Depression part 1

1 November 2020 By Sophie


“ … it felt like I was trying to climb up a steep gravel incline and no matter how hard I spun my wheels, it was impossible to gain any ground. I’d just keep slipping further and further down, with nothing to grab onto to stop my descent. Everything felt heavy. Doing the simplest task felt like walking through a swimming pool. Getting out of bed was damn near impossible. Getting off the couch only marginally less so. In the depths of it, if I could get out of bed before noon, make it to work, and feed myself, that felt like a good day.”

Gregg Baugues – Programmer

“Having depression is like being in a coma, but you’re awake.”

Ruby Wax – Comedian


I am not really a Harry Potter fan, but I watched a couple of the movies and I remember they were telling the story about this creature called ‘Dementor’. This is how they describe it: “Dementors are dark creatures that consume human happiness, creating an ambiance of coldness, darkness, misery and despair. Because of their power to drain happiness and hope from humans, they have been set the duty of being guards at Azkaban, where they prevent the prisoners from having the will or ability to escape.”

What I found interesting from that illustration is how close it is in depicting how depression works: depression brings you down to your knees because it takes away the willingness and ability to do a lot of things. When you’re going through a bout of depression, even simple things like getting up, getting out of bed and taking a shower feel like insurmountable tasks.

Depression hurts, and it is real. I think Chris Brogan explained it best here,

“Often, people think I’m “down in the dumps” when I talk about depression. That’s not at all what I am. I’m going through a series of chemical reactions to some external stressor blended with inadequate or overtaxed internal coping mechanisms. Depression is a blend of external forces working on your chemistry and against your current capabilities, your past history, and a few wild card factors. It’s not “I feel sad because I didn’t win that award.” That’s something completely different.”

Chris Brogan – Writer

Depression is not “just your imagination”. With the technology that we have now, we have the proof that a depressed brain is different compare to a healthy brain.

A PET scan can compare brain activity during periods of depression (left) with normal brain activity (right). An increase of blue and green colors, along with decreased white and yellow areas, shows decreased brain activity due to depression.


I have suffered from depression bouts since I was a teenager. Most of them were short, mild and bearable, and yet several were long, severe, and felt almost unbearable.

One of the things that saved me was getting the right knowledge about depression. Understanding that depression is the sickness of the brain; that it is not a flaw in someone’s character has helped me immensely in warding off shame.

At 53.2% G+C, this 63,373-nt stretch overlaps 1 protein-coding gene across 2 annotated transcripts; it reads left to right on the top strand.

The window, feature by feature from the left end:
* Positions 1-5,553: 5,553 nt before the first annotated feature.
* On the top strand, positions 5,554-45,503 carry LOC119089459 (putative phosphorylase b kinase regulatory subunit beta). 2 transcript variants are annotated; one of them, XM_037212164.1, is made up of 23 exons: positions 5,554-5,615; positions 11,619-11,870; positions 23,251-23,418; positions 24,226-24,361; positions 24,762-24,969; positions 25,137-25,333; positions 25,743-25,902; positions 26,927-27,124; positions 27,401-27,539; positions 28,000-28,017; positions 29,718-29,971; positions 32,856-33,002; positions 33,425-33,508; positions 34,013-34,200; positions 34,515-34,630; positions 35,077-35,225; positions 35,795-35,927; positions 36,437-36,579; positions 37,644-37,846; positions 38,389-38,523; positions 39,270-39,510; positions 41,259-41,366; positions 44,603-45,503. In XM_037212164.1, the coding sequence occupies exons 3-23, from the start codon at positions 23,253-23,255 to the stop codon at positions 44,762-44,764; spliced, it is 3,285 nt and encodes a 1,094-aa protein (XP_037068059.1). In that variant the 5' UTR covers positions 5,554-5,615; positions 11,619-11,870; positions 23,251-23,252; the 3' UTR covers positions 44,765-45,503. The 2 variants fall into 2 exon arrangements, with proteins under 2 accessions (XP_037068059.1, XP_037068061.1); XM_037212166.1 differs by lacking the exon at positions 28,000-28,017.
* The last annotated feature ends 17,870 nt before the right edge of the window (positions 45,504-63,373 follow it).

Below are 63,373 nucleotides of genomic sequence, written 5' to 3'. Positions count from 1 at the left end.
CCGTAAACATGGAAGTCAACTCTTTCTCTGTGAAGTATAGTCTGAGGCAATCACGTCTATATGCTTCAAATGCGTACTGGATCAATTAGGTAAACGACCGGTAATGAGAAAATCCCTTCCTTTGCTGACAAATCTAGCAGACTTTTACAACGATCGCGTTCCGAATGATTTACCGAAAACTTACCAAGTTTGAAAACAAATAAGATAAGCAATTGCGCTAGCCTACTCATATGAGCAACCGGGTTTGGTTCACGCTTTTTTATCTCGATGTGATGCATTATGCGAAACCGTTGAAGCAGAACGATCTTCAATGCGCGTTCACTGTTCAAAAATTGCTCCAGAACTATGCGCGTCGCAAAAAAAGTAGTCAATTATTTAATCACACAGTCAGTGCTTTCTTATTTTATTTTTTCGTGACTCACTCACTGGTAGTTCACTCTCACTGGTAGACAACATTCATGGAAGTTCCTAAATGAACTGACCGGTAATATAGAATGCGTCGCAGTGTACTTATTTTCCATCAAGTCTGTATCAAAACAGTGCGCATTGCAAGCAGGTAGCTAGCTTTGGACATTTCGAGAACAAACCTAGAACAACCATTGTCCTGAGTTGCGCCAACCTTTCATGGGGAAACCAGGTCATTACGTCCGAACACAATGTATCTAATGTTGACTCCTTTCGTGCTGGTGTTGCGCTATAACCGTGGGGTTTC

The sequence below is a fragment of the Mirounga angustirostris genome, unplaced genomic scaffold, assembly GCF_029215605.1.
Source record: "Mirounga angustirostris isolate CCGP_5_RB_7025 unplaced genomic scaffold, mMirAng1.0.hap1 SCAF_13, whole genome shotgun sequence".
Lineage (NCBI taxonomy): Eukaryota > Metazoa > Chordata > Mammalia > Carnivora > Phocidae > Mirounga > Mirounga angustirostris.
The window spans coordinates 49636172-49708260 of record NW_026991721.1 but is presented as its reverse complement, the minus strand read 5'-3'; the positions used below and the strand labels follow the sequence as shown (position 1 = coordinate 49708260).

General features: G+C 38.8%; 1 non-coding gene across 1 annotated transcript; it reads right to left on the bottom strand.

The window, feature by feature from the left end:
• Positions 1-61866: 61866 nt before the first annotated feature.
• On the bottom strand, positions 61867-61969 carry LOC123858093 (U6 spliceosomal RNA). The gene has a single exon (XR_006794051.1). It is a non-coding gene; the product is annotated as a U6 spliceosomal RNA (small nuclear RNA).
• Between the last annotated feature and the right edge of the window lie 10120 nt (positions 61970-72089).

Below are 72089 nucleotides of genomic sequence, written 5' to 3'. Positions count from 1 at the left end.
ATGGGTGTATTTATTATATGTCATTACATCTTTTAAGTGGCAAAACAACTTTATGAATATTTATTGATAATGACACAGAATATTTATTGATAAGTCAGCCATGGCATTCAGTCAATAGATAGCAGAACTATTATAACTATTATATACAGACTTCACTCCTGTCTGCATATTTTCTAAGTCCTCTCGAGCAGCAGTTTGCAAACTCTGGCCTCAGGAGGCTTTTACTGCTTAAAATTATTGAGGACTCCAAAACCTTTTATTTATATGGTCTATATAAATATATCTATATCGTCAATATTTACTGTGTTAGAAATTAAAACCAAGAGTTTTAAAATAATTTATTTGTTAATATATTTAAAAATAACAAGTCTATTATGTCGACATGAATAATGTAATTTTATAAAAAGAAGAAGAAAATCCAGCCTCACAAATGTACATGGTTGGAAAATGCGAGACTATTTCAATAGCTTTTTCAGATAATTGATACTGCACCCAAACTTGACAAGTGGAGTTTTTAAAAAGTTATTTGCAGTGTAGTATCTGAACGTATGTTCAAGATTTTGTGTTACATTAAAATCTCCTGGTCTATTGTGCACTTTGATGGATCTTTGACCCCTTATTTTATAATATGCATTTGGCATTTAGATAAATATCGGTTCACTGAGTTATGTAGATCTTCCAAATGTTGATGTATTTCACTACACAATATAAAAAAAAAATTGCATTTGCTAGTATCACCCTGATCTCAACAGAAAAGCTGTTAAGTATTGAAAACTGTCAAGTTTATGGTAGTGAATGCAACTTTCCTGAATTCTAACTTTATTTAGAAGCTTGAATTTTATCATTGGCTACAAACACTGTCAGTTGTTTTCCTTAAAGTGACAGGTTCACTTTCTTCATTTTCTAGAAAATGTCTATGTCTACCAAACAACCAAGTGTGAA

We humans are mortal beings. Our organs can get sick, including our brain. We shouldn’t feel ashamed of having to take brain medications when needed just like a person with diabetes will not feel ashamed of taking insulin shots.

I am not writing this article to talk about the science of depression, but simply to assure you that depression is real.

It is not your fault that you have depression, but it is your responsibility to take care of yourself. 

You can educate yourself, and help others around you to understand about this sickness and how they can help support you.

Why does it matter? Just like other chronic, lifelong diseases, depression can be fatal. It can kill you. Sadly, even with the scientific advances that we have now, we still can’t ‘heal’ depression.

Depression is not curable, but it is treatable. And we can also learn many different coping mechanisms that we can apply during those painful times of relapses. From my experience, not just a single one of them will work every time, but keep the hope up and keep on trying different methods that will work for you for that particular time.

To close, I want to leave you with two things.

ONE, if you suffer from depression, I hope this compassionate letter from Stephen Fry below can help you to see depression from a different perspective, to help you build patience and be kind to yourself.

TWO, if you have a loved one who suffer from depression, please take the time to watch this video to understand how it feels like to have this sickness, and how you react to our situation can make a big difference.

Thank you for reading


If you know someone who’s depressed please resolve never to ask them why. Depression isn’t a straightforward response to a bad situation; depression just is, like the weather. Try to understand the blackness, lethargy, hopelessness and loneliness they’re going through. Be there for them when they come through the other side. It’s hard to be a friend to someone who’s depressed, but it is one of the kindest, noblest and best things you will ever do.

Stephen Fry
Source : xchingx

Picture credit : Prerna Seth